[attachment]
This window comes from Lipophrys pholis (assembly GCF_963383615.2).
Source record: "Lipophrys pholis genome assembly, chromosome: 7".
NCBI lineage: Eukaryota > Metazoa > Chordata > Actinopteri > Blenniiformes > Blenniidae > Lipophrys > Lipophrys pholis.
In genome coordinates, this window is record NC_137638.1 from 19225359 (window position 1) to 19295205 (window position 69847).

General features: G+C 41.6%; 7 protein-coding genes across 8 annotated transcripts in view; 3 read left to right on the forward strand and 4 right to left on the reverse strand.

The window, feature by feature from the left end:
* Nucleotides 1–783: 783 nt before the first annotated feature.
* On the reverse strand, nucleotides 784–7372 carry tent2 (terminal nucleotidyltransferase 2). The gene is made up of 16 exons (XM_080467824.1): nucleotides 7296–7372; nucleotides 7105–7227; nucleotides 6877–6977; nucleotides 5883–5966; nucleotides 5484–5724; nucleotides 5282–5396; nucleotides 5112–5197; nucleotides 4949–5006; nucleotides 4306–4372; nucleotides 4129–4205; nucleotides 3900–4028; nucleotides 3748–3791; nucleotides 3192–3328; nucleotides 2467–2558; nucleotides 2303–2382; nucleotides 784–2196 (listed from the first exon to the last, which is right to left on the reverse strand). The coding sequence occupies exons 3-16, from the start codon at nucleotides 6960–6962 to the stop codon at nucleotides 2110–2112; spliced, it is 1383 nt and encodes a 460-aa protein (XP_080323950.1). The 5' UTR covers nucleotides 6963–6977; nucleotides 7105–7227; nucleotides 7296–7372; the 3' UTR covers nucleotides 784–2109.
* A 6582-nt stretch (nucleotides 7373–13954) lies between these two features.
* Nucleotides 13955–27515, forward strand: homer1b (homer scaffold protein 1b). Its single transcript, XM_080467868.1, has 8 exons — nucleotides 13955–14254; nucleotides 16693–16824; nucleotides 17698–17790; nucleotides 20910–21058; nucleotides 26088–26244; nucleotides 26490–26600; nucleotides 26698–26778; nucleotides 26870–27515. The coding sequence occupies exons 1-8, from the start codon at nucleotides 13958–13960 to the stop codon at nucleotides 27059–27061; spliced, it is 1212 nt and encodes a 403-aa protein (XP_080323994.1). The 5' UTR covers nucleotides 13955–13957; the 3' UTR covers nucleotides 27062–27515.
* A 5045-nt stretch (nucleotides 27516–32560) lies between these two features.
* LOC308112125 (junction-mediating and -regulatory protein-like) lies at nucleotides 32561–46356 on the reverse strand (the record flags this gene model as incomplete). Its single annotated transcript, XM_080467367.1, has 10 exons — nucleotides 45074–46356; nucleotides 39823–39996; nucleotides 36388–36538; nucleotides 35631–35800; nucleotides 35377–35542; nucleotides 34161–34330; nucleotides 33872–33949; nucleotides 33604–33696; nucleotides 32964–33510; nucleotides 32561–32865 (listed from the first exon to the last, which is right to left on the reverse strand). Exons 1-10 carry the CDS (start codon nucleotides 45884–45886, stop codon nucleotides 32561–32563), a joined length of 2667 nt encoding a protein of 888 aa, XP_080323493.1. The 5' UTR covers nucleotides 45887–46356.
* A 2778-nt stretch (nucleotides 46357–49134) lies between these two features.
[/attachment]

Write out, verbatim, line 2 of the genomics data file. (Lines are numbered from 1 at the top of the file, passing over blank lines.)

Source record: "Lipophrys pholis genome assembly, chromosome: 7".